Read the full text of President Oaks’ talk, titled “ Racism and Other Challenges. ”
President Dallin H. Oaks, First Counselor in the First Presidency of The Church of Jesus Christ of Latter-day Saints, delivered Tuesday’s devotional address. He spoke about how to address racism and other current social challenges.
President Oaks first pointed to increased anxiety, which can lead to doubt and despair, as one of the more significant challenges for younger generations. He told a story of a young man studying within a competitive major who questioned his ability to handle projects, tests and assignments. His anxiety caused him to doubt his ability and question if he was good enough, academically, spiritually and socially. He worked very hard, sought competent medical help, prayed, accepted support from friends and loved ones and soon was able to believe more in himself.
“Instead of being swept along in the anxiety and fear that is characteristic of your generation, rely on the assurances of a loving Heavenly Father,” President Oaks said. “Rely on the counsel of His loving Son, a Savior who has assured us that ‘if ye are prepared, ye shall not fear.’”
The ongoing COVID-19 pandemic also presents many challenges for society. The pandemic has affected employment, educational, financial and social opportunities. Adults, young and old, have been sick, confined to their living spaces or limited in other endeavors.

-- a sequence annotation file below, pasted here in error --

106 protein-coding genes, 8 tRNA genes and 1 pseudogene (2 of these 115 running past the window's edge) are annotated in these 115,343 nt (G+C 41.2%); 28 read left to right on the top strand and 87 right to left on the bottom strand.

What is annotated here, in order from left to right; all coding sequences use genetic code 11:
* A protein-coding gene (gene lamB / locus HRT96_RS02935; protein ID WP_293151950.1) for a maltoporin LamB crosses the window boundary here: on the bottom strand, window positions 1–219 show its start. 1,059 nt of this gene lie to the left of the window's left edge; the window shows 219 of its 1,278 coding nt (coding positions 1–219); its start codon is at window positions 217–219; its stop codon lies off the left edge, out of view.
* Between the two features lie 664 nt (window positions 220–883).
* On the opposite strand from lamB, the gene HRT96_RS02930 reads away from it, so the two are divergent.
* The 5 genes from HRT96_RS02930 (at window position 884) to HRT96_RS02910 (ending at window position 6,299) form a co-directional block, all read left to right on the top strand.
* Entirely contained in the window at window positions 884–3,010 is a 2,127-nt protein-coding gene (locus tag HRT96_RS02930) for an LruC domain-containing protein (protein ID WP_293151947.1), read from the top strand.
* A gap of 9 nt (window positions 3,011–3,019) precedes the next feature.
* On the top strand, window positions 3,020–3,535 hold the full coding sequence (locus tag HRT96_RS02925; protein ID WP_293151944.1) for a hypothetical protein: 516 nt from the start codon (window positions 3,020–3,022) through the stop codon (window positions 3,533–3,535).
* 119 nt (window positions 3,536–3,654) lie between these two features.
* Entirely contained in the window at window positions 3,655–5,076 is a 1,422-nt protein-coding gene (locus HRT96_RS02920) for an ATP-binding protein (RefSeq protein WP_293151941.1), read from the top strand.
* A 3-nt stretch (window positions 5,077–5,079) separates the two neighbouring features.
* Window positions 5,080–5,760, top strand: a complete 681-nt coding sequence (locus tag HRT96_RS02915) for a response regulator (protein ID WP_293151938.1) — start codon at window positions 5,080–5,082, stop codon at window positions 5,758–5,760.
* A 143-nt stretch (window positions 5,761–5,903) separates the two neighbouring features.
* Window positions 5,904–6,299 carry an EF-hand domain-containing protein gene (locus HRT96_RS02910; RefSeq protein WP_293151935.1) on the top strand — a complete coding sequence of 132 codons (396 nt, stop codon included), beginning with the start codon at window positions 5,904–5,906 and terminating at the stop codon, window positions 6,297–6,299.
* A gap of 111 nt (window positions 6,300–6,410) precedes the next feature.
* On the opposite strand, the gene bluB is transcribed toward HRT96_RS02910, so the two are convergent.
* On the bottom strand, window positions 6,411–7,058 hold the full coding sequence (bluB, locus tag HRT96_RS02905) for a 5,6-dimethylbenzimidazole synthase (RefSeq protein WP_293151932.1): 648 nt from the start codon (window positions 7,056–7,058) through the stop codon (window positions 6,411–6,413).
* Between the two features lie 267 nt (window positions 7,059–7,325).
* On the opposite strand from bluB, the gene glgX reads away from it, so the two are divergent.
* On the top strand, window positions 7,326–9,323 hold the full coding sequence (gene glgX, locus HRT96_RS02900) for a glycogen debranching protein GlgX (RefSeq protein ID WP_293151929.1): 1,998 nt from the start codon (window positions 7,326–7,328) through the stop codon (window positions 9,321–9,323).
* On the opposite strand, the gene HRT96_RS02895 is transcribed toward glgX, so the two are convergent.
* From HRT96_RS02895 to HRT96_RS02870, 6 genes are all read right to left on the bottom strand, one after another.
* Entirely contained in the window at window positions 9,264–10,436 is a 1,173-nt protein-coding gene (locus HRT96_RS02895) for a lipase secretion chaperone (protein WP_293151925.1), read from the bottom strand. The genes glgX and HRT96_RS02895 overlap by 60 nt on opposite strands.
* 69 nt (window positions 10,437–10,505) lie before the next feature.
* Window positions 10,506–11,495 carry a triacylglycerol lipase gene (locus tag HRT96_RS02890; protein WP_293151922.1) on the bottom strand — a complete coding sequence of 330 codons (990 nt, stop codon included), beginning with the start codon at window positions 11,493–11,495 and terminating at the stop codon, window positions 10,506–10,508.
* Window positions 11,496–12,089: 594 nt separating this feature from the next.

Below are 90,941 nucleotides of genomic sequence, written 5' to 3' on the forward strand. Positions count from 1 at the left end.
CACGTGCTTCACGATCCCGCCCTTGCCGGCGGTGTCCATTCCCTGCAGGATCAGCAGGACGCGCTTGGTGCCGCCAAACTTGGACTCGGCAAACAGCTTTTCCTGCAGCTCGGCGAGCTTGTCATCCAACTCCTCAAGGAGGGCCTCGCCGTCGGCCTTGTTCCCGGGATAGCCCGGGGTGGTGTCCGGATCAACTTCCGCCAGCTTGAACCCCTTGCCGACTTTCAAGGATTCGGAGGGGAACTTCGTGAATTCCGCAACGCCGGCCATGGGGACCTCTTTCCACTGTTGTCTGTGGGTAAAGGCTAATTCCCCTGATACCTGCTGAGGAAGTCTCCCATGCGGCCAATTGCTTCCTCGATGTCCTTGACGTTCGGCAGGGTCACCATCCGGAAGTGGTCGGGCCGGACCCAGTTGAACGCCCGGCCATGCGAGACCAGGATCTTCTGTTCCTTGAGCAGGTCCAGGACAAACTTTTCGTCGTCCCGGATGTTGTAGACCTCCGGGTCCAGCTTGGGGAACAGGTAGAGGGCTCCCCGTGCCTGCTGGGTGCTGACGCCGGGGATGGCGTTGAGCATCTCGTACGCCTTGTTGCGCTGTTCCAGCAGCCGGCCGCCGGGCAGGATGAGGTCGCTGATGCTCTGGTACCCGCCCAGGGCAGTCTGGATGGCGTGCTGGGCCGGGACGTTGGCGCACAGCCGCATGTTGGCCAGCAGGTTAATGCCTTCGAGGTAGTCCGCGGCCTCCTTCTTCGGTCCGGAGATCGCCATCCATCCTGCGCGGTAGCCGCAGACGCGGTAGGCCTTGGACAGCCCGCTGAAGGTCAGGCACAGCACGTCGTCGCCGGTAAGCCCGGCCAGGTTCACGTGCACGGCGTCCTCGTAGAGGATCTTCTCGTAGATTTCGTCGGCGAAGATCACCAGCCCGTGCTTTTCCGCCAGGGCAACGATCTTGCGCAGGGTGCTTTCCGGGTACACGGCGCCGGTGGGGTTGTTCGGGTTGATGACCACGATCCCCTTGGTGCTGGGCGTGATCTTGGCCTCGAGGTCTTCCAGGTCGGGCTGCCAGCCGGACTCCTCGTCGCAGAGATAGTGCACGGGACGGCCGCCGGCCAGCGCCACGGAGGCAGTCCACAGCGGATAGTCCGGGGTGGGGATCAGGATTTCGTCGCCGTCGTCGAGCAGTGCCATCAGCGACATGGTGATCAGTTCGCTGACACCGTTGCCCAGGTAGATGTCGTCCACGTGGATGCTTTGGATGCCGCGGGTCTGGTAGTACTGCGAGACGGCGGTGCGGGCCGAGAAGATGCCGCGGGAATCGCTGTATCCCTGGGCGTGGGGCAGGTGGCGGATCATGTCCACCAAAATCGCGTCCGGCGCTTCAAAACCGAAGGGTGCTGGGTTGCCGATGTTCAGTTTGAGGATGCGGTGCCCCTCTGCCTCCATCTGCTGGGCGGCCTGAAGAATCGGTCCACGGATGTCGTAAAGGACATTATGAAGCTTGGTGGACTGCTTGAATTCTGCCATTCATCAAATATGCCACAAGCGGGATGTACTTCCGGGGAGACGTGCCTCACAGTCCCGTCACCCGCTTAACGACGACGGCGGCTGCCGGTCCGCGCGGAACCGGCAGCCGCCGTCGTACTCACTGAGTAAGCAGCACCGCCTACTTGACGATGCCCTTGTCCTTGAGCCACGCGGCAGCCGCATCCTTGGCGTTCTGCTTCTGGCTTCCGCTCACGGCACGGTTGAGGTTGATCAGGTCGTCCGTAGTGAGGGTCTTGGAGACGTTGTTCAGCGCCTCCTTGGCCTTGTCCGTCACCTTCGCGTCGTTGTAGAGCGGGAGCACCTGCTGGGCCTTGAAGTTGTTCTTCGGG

“Please do your part in what is required in these unusual circumstances,” President Oaks said. “And remember that some of the burdensome restrictions, including even the wearing of masks, are not only for your immediate protection but also for the well-being of those around you.”
Another challenge facing the rising generation is the problem of racism. President Oaks emphasized that acting as if one race is better than another goes against God’s law, pointing to President Russell M. Nelson’s recent charge in the latest October general conference for “members everywhere to lead out in abandoning attitudes and actions of prejudice toward any group of God’s children.”
“Of course, Black lives matter!” President Oaks said. “That is an eternal truth all reasonable people should support.”
Sometimes the words “Black lives matter,” he stated, are used or understood to stand for other things that do not connote this universal support, like abolishing the police or changing the constitutional government. President Oaks said that while these examples are appropriate subjects for advocacy, they don’t all fit under the universally acceptable message of “Black lives matter.”
“Only the gospel of Jesus Christ can unite and bring peace to people of all races and nationalities. We who believe in that gospel—whatever our origins—must unite in love of each other and of our Savior, Jesus Christ.”
Jamie Jensen, associate professor in the College of Life Sciences, will deliver the devotional at 11:05 a.m. on Tuesday, November 3.
Marriott Center attendance will be limited to students, faculty and staff who acquire ticketed seats. Jensen’s remarks will be broadcast live on BYUtv, BYUtv.org, Classical 89 FM (89.1 FM) and BYUradio (107.9 FM).